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Sagar_Indurkhya

Massive Computation Advice

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I am doing an AI project that is a game, but all the players are AI bots. Anyway, the game is played out, with the variables being recorded, and then played back like a movie. The program has to do huge computations, so real-time rendering is not an option. My question to you is this: what kinds of problems have you found with this kind of project. also, do you suggest making tons of optimizations, or just keep it simple? Obviously, speed is not really a concern, though I am doing it in C++. Should I use vectors over arrays, etc, to keep out bugs? Also, how do desktop computers handle this kind of program, that may run for hours on full speed?

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Quote:
Original post by Sagar_Indurkhya
I am doing an AI project that is a game, but all the players are AI bots. Anyway, the game is played out, with the variables being recorded, and then played back like a movie. The program has to do huge computations, so real-time rendering is not an option. My question to you is this: what kinds of problems have you found with this kind of project. also, do you suggest making tons of optimizations, or just keep it simple? Obviously, speed is not really a concern, though I am doing it in C++. Should I use vectors over arrays, etc, to keep out bugs?
Something like that. If this project is large enough, you're probably going to lose more time from crashes than undertweaked code. Make sure that you optimize algorithms, however.
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Also, how do desktop computers handle this kind of program, that may run for hours on full speed?
Just fine... why wouldn't they?

Worst case: they get a little warm.

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If your computations are too complex to be performed in real-time anyway, you should focus on good algorithms. This means extensive use of STL and Boost support algorithms and data structures wherever applicable (e.g.
prefering list::sort() to your own sort function). This assures that if errors occur, they're most likely due to faulty algorithms.

The performance difference from STL/Boost data structures and algorithms over custom functions operating on PODs and your own implementation is negligible (they will most likely be even faster) unless you are a very good and experienced programmer.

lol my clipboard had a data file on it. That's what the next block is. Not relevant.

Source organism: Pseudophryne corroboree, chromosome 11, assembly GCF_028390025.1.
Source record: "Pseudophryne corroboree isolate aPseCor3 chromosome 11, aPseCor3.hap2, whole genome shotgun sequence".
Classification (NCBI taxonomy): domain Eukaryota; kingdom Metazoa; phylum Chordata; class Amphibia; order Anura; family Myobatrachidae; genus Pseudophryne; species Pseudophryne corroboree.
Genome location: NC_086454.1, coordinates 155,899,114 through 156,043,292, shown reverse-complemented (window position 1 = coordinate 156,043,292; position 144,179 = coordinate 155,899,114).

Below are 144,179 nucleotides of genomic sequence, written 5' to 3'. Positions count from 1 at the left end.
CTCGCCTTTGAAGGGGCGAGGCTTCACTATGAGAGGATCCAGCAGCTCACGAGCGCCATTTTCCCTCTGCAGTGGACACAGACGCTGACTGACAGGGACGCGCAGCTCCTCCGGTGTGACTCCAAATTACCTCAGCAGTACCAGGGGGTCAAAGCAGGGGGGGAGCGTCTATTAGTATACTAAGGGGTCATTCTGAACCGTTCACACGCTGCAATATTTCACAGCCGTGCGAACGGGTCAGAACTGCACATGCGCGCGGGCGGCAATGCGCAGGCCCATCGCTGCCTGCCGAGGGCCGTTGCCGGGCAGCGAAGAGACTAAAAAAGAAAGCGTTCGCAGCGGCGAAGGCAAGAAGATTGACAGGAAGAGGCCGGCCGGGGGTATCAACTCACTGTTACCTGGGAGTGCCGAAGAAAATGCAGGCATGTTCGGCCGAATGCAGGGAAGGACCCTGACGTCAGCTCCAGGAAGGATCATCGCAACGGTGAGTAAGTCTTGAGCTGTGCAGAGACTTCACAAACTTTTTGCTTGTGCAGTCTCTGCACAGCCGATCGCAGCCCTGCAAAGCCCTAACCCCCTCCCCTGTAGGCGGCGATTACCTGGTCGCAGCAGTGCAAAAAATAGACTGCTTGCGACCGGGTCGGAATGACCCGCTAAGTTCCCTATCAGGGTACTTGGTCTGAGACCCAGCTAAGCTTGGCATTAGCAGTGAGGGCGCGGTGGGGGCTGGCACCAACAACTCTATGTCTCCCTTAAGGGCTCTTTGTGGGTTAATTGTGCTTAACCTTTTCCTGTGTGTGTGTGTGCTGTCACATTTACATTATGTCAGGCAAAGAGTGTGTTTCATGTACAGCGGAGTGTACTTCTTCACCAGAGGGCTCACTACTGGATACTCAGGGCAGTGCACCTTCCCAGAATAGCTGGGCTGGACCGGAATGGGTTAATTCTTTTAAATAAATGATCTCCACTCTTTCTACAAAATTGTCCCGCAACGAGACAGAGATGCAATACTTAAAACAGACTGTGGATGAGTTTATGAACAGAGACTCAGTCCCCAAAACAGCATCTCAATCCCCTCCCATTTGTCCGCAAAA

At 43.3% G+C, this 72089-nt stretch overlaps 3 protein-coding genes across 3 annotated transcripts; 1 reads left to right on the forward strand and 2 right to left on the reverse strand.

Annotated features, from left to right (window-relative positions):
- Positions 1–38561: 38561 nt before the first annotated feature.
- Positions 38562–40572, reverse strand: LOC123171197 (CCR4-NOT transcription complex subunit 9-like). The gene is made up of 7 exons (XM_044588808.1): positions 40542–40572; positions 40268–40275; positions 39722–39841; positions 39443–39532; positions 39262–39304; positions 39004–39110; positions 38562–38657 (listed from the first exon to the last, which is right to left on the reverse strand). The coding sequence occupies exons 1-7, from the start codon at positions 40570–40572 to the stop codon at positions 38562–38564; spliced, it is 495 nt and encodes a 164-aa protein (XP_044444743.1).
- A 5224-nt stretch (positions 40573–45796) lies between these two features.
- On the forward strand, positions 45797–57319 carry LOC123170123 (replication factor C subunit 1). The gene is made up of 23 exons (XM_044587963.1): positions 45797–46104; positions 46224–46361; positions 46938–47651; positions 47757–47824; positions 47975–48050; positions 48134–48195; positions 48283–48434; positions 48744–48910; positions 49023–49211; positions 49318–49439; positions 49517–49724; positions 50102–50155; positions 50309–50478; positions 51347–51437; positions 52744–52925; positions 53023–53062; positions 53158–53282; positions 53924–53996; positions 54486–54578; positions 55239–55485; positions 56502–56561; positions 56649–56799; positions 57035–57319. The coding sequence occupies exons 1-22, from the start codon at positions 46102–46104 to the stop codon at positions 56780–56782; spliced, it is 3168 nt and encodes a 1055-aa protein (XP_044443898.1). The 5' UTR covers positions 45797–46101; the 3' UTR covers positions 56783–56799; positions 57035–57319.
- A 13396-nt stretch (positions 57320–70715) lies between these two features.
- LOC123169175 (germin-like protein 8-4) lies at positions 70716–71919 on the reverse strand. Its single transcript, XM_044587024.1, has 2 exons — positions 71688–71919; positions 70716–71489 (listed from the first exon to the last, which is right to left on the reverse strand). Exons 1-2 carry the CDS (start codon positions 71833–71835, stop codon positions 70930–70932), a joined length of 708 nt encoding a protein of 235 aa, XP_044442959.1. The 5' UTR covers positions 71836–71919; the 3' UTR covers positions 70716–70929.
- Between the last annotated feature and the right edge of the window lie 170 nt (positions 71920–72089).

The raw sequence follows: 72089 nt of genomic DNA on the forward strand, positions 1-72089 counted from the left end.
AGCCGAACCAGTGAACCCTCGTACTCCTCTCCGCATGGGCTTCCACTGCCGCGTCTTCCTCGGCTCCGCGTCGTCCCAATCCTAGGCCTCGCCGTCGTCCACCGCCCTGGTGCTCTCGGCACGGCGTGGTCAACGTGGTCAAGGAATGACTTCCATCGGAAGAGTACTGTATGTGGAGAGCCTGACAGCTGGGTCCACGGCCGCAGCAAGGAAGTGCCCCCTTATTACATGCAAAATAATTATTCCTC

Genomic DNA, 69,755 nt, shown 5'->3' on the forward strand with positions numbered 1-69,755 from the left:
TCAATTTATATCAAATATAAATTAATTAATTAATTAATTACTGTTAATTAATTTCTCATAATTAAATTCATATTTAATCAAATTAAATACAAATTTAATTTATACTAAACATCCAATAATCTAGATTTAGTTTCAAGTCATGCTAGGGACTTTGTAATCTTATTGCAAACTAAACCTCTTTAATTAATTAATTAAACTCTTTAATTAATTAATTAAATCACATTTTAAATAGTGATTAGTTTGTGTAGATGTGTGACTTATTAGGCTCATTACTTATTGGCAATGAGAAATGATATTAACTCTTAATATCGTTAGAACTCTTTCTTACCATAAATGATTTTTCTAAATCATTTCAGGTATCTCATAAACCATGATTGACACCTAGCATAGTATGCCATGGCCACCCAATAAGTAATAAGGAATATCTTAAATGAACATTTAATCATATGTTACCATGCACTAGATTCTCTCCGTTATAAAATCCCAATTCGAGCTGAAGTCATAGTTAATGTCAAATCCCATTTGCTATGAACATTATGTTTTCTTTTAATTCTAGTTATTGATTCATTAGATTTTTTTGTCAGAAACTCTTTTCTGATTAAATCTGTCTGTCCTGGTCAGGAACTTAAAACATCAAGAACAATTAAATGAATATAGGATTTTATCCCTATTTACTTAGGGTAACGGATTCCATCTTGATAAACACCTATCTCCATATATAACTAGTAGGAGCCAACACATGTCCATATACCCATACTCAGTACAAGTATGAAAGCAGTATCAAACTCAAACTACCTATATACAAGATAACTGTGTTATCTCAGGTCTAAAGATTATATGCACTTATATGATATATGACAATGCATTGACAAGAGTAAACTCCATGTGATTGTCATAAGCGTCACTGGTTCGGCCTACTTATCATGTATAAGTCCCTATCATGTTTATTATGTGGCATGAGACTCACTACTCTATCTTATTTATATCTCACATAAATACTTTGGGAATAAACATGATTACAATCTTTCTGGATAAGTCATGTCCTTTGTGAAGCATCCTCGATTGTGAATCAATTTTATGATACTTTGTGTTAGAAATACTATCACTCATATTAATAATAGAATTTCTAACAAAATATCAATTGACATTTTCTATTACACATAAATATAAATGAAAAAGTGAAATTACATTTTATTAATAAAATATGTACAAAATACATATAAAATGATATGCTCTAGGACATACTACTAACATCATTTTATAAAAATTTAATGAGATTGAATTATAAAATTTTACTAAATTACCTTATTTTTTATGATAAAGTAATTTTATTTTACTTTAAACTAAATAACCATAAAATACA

Less error-prone code is only one benefit of using STL/Boost. Another is that you can focus on the algorithms and choice of appropritate data structures themselves rather than their implementation details.

Desktop PCs can cope pretty well with CPU intensive programs as long as the hardware is properly setup (e.g. suffiecent cooling is provided).

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Ok. So use boost and Stl. I will have to actually start using boost, though I already use STL(who doesn't?). How do you all organize such large projects also? My project has like 3 or 4 api's(like DX, etc). Any build time tricks? Also, should I consider something like .NET to make code little cleaner?

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Yeah consider using .NET. I was actually going to suggest using Java for the same reason, you get garbage collection. For a project that's a) going to be running for a long time, b) doing a lot of crazy, computationally-intensive algorithms ("crazy" is how I describe a lot of the AI algorithms out there), and c) doesn't need smooth performance, you're going to find it a huge benefit to have automatic garbage collection.

As far as organizing a large project, just follow good OO practices and you should be fine. Break up the project into several distinct units that know as little about each other as possible. For example, have an "ai" unit and a "record-and-play-back" unit, and make it so that if you were to completely rewrite the "ai" unit, you wouldn't have to change the "record-and-play-back" unit at all.

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Yeah. I am probably going to make the thing .NET. I will probably save the thing as an XML file, so I can easily parse it and do analysis. My only concern is that .NET makes me use those .NET containers, etc, and I have trouble with those. Does anyone have any comments on STL.NET? I am predicting maybe 5 minutes per frame or something. I will probably have 40 or so hidden layers for each NN, and their are probably a couple thousand NN's. Does anyone know if it is possible to use directx and just draw the screen to an array? Also, do you guys know of any sound analysis libraries.

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Make it OSS once it's stable and you have published a few (at least one) paper that covers or at least outlines your idea. This will most likely be enough to preserve your IP. If implementation itself is not in the focus of your research, you could start making it OSS from the beginning. Public infrastructure like Sourceforge can help you with that. You can setup everythig and submit code once you feel it's ready (ie. it compiles and does some basic stuff).

With OSS you an also benefit from feedback and suggestions of other developers, which is especially good if end up in a blind alley with some part of your code.

A good licence such as GPL can also help to protect your IP.

This is just a suggestion, though.

Good luck,
Pat.

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